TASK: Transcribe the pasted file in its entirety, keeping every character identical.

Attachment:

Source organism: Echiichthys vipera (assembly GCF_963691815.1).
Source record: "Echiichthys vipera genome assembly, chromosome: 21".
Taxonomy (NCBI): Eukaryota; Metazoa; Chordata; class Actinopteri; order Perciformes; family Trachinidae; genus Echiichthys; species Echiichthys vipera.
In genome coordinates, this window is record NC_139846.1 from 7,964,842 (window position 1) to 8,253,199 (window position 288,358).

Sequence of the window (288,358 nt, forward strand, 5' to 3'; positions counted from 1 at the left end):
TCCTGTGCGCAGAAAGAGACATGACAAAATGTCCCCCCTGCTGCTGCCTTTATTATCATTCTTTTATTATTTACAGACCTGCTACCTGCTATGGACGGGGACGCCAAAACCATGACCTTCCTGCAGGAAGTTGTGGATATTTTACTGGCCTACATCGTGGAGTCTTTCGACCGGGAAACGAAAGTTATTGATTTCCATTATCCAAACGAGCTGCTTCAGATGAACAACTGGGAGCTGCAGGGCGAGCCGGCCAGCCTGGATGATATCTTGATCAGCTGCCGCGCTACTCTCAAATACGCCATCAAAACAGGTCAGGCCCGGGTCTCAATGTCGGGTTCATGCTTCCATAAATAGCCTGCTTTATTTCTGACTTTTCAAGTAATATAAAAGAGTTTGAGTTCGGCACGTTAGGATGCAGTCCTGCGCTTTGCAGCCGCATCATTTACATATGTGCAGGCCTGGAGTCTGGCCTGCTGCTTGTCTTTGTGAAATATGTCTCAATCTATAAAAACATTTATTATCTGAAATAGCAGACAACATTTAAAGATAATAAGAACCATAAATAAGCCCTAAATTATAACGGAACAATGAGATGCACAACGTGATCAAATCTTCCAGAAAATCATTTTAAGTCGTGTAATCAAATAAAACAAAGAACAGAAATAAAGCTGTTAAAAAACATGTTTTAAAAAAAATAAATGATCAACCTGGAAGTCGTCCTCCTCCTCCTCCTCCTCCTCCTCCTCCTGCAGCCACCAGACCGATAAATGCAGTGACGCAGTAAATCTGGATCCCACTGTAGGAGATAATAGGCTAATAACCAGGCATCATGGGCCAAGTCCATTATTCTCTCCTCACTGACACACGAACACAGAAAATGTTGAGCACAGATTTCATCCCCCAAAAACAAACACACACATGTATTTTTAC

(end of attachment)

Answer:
Source organism: Echiichthys vipera (assembly GCF_963691815.1).
Source record: "Echiichthys vipera genome assembly, chromosome: 21".
Taxonomy (NCBI): Eukaryota; Metazoa; Chordata; class Actinopteri; order Perciformes; family Trachinidae; genus Echiichthys; species Echiichthys vipera.
In genome coordinates, this window is record NC_139846.1 from 7,964,842 (window position 1) to 8,253,199 (window position 288,358).

Sequence of the window (288,358 nt, forward strand, 5' to 3'; positions counted from 1 at the left end):
TCCTGTGCGCAGAAAGAGACATGACAAAATGTCCCCCCTGCTGCTGCCTTTATTATCATTCTTTTATTATTTACAGACCTGCTACCTGCTATGGACGGGGACGCCAAAACCATGACCTTCCTGCAGGAAGTTGTGGATATTTTACTGGCCTACATCGTGGAGTCTTTCGACCGGGAAACGAAAGTTATTGATTTCCATTATCCAAACGAGCTGCTTCAGATGAACAACTGGGAGCTGCAGGGCGAGCCGGCCAGCCTGGATGATATCTTGATCAGCTGCCGCGCTACTCTCAAATACGCCATCAAAACAGGTCAGGCCCGGGTCTCAATGTCGGGTTCATGCTTCCATAAATAGCCTGCTTTATTTCTGACTTTTCAAGTAATATAAAAGAGTTTGAGTTCGGCACGTTAGGATGCAGTCCTGCGCTTTGCAGCCGCATCATTTACATATGTGCAGGCCTGGAGTCTGGCCTGCTGCTTGTCTTTGTGAAATATGTCTCAATCTATAAAAACATTTATTATCTGAAATAGCAGACAACATTTAAAGATAATAAGAACCATAAATAAGCCCTAAATTATAACGGAACAATGAGATGCACAACGTGATCAAATCTTCCAGAAAATCATTTTAAGTCGTGTAATCAAATAAAACAAAGAACAGAAATAAAGCTGTTAAAAAACATGTTTTAAAAAAAATAAATGATCAACCTGGAAGTCGTCCTCCTCCTCCTCCTCCTCCTCCTCCTCCTGCAGCCACCAGACCGATAAATGCAGTGACGCAGTAAATCTGGATCCCACTGTAGGAGATAATAGGCTAATAACCAGGCATCATGGGCCAAGTCCATTATTCTCTCCTCACTGACACACGAACACAGAAAATGTTGAGCACAGATTTCATCCCCCAAAAACAAACACACACATGTATTTTTAC